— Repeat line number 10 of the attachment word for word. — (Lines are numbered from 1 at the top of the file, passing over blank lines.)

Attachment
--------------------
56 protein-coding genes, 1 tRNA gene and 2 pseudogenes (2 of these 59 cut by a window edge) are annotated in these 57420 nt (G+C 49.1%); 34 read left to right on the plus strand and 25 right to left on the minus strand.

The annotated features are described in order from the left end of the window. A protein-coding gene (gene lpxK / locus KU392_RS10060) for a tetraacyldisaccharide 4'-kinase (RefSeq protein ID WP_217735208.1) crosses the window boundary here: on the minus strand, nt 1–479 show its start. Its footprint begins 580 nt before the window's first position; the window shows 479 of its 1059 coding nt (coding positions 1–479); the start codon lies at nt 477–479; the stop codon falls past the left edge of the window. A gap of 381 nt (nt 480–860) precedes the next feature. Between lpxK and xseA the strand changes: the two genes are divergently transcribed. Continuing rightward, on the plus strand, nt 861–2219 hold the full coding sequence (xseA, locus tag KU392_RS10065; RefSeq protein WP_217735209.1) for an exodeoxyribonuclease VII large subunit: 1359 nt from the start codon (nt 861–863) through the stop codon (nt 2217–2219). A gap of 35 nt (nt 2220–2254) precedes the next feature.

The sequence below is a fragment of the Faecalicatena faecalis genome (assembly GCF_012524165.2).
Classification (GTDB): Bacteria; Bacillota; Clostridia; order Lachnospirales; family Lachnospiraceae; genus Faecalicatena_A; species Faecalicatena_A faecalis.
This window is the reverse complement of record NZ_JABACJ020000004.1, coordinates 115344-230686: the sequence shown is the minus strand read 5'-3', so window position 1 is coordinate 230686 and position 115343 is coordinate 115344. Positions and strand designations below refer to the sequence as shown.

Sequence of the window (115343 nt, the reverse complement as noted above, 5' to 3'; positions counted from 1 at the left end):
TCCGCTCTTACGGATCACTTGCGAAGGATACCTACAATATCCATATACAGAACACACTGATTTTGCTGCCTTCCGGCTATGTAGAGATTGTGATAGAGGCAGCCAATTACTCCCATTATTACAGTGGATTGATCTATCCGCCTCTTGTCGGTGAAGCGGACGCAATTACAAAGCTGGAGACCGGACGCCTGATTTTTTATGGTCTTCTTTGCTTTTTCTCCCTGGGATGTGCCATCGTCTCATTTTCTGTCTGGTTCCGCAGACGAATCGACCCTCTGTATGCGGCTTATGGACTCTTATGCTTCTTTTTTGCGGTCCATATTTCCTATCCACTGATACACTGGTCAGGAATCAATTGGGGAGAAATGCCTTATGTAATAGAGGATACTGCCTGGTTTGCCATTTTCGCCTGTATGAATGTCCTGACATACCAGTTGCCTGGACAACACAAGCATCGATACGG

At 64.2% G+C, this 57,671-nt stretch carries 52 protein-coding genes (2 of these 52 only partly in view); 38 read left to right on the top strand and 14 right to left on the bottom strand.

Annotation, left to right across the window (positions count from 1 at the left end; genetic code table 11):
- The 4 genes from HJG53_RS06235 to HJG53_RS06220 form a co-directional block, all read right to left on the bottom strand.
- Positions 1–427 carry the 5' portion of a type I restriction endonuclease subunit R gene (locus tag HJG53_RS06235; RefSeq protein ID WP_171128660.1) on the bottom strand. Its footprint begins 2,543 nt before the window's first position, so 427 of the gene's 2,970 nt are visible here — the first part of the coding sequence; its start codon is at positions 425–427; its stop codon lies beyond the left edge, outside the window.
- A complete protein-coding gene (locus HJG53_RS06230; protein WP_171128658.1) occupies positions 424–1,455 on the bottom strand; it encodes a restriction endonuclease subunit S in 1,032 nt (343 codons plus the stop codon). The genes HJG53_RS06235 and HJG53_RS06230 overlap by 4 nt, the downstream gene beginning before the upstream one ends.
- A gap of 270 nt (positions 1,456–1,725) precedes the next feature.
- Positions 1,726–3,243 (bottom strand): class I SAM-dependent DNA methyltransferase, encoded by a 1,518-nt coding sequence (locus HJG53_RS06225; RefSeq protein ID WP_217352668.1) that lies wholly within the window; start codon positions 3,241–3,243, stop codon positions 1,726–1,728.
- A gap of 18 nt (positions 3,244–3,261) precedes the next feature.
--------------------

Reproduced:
- The 4 genes from HJG53_RS06235 to HJG53_RS06220 form a co-directional block, all read right to left on the bottom strand.